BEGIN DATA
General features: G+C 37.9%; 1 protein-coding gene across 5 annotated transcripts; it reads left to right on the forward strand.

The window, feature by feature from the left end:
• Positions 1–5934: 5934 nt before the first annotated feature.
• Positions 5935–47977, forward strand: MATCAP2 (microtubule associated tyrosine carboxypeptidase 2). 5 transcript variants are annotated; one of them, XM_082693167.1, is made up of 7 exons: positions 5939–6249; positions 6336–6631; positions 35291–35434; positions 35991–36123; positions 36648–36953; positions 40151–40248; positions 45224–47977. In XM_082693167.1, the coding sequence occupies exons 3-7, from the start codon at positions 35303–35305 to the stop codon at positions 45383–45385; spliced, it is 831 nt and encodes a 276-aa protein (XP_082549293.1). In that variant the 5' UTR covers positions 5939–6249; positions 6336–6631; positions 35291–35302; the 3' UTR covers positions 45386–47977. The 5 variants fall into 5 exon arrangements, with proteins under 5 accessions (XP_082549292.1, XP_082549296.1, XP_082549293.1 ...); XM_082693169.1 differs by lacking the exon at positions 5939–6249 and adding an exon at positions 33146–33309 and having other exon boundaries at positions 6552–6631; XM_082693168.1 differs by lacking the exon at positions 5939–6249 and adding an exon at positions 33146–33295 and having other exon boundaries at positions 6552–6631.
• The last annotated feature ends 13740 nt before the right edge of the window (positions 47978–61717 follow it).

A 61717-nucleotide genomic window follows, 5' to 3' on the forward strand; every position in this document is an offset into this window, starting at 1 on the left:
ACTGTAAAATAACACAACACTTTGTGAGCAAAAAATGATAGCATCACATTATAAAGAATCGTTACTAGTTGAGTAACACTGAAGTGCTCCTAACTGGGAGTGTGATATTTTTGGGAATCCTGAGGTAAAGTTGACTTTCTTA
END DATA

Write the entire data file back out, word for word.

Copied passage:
General features: G+C 37.9%; 1 protein-coding gene across 5 annotated transcripts; it reads left to right on the forward strand.

The window, feature by feature from the left end:
• Positions 1–5934: 5934 nt before the first annotated feature.
• Positions 5935–47977, forward strand: MATCAP2 (microtubule associated tyrosine carboxypeptidase 2). 5 transcript variants are annotated; one of them, XM_082693167.1, is made up of 7 exons: positions 5939–6249; positions 6336–6631; positions 35291–35434; positions 35991–36123; positions 36648–36953; positions 40151–40248; positions 45224–47977. In XM_082693167.1, the coding sequence occupies exons 3-7, from the start codon at positions 35303–35305 to the stop codon at positions 45383–45385; spliced, it is 831 nt and encodes a 276-aa protein (XP_082549293.1). In that variant the 5' UTR covers positions 5939–6249; positions 6336–6631; positions 35291–35302; the 3' UTR covers positions 45386–47977. The 5 variants fall into 5 exon arrangements, with proteins under 5 accessions (XP_082549292.1, XP_082549296.1, XP_082549293.1 ...); XM_082693169.1 differs by lacking the exon at positions 5939–6249 and adding an exon at positions 33146–33309 and having other exon boundaries at positions 6552–6631; XM_082693168.1 differs by lacking the exon at positions 5939–6249 and adding an exon at positions 33146–33295 and having other exon boundaries at positions 6552–6631.
• The last annotated feature ends 13740 nt before the right edge of the window (positions 47978–61717 follow it).

A 61717-nucleotide genomic window follows, 5' to 3' on the forward strand; every position in this document is an offset into this window, starting at 1 on the left:
ACTGTAAAATAACACAACACTTTGTGAGCAAAAAATGATAGCATCACATTATAAAGAATCGTTACTAGTTGAGTAACACTGAAGTGCTCCTAACTGGGAGTGTGATATTTTTGGGAATCCTGAGGTAAAGTTGACTTTCTTA